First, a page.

Context by itself also isn’t made for frequently changing state, especially when the state is a more complex object and not all components that consume it care about all of it. It isn’t optimised to stop unnecessary re-renders etc, which Redux is solving for you by pulling the store (and the logic for determining whether or not a component connected to the store needs to re-render) outside of the React tree.

With all the above being said, Context is absolutely a valid alternative to a lot of use cases people currently use Redux for, and if you can pull out some of your Redux state into separate contexts to make your Redux state simpler and easier to grasp, you should do so - as long as you are aware of what this will mean in regards to functionality you’ll loose. But it definitely doesn’t (and is not even trying to) cover all scenarios Redux is used for.

React Hooks

Well, just no. Hooks by themselves have nothing to do with the problems Redux tries to solve. I don’t really know where this misconception comes from but I assume it stems from the useReducer hook, which allows you to use the reducer pattern in components easily for local state. While reducers were made popular by Redux, the library has in no way invented it and never claimed so. Hooks by themselves won't allow you to share this local state or get any of the other benefits Redux offers. So again, no, Hooks are not an alternative to Redux.

So I guess the myth that hooks kill Redux comes from the fact that you can use useReducer in combination with Context, in which case see above. Yes, this is an alternative, but only for a specific subset of problems. If Context solves your problem, Redux wasn't the best choice even before, and you likely just picked it because of lack of alternatives (with legacy context being actively discouraged by the React team itself) or because of the hype in the community when Redux came out.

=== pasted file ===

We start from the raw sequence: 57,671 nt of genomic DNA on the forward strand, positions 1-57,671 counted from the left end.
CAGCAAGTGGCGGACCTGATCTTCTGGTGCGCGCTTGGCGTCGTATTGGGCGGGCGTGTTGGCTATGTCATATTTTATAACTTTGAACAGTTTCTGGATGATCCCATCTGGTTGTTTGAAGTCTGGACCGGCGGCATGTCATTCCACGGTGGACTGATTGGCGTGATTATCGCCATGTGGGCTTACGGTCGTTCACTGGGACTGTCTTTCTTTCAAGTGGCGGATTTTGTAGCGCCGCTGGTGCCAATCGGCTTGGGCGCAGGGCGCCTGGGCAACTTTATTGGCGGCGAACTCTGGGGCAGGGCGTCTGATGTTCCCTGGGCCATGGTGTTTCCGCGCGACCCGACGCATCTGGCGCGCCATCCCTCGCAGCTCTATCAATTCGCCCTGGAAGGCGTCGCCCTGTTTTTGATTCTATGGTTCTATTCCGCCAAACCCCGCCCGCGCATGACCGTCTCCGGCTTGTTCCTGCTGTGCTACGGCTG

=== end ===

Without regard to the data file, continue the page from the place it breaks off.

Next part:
GraphQL and Apollo

I won’t say too much about GraphQL and Apollo, mainly because I’m not actively using either and therefore my experience is very limited. What I do want to say is: yes, libraries like Apollo are definitely a good alternative to Redux when it comes to API data! So, again, this alternative is only suitable for a specific subset of problems.

As stated before, placing your API data in Redux is likely not ideal. So, any solution that treats that separate problem on its own seems great. But that still leaves us with a lot of other non-API related use cases that justify the use of Redux. If you have none of those, sure, you don’t need Redux. But that doesn’t mean the same goes for everyone else.

React Suspense

Similar to GraphQL this just addresses the fact that Redux was never ideal for common data fetching scenarios. As mentioned, the way Suspense approaches async data handling in React is revolutionary and will definitely change how we think about data flows in our apps, but again, this only covers the API use case. So alternative, yes… complete replacement, likely not.

Busting some of the myths around Redux

There are a lot of myths flying around about Redux. Here are just some of the most frequent examples I often hear.